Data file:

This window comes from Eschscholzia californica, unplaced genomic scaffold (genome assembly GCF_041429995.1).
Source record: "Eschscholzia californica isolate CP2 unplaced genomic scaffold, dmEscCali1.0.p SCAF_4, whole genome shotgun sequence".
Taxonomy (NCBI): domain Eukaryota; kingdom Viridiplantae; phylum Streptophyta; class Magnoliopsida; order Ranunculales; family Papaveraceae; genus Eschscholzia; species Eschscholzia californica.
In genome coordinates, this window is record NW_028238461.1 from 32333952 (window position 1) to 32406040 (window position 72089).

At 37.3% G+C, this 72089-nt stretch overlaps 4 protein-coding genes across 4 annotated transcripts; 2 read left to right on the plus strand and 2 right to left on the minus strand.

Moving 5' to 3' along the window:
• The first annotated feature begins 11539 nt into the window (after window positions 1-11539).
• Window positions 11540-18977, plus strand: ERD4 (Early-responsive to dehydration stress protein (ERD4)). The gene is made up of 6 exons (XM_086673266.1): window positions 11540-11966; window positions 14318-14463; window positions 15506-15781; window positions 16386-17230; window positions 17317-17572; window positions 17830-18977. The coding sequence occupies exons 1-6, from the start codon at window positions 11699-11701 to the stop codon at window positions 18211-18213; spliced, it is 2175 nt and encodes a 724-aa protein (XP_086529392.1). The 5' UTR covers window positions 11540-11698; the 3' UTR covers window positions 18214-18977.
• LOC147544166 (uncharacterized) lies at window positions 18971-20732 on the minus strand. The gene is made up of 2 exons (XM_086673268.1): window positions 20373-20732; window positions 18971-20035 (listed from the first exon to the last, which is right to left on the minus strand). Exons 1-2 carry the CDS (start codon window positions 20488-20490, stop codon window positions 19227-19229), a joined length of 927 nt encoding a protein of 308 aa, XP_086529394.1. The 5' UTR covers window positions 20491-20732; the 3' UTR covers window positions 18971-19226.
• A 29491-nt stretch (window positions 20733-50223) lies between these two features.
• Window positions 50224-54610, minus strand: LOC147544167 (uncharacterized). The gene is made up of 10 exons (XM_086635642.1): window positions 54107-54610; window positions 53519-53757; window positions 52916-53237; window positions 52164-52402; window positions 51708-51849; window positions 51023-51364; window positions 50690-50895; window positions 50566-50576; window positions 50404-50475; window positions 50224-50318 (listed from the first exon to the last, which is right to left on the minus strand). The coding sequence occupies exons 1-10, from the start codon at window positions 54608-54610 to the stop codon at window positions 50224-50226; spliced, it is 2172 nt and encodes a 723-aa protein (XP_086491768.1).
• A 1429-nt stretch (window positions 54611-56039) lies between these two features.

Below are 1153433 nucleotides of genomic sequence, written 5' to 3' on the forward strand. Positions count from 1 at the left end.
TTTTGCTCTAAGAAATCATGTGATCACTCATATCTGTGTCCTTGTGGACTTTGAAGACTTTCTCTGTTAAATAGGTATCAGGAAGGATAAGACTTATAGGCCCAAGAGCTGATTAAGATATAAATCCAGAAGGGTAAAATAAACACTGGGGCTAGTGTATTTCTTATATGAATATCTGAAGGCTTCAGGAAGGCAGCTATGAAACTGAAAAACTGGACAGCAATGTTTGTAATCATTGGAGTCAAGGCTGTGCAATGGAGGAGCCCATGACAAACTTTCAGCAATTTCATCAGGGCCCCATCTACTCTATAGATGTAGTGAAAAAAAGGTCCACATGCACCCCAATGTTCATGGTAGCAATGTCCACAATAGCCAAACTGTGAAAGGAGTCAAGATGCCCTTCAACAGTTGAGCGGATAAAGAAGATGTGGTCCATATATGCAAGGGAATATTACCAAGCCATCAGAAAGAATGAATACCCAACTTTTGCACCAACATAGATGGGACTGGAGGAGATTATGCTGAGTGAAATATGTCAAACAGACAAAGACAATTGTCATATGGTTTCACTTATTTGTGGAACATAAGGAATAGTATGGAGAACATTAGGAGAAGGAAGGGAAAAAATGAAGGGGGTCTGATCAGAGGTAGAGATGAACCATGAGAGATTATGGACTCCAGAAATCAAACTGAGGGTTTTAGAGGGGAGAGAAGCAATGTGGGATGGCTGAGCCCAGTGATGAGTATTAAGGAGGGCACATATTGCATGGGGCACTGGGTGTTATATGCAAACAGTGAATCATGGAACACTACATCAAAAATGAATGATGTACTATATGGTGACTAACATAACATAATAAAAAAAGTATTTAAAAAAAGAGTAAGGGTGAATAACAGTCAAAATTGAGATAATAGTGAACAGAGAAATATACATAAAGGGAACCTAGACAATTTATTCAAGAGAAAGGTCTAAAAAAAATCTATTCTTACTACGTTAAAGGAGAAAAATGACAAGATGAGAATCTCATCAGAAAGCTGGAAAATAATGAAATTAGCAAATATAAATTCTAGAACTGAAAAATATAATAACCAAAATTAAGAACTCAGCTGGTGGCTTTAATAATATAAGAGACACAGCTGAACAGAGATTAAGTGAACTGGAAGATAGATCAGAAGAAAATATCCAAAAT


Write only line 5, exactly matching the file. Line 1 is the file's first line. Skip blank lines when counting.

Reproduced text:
At 37.3% G+C, this 72089-nt stretch overlaps 4 protein-coding genes across 4 annotated transcripts; 2 read left to right on the plus strand and 2 right to left on the minus strand.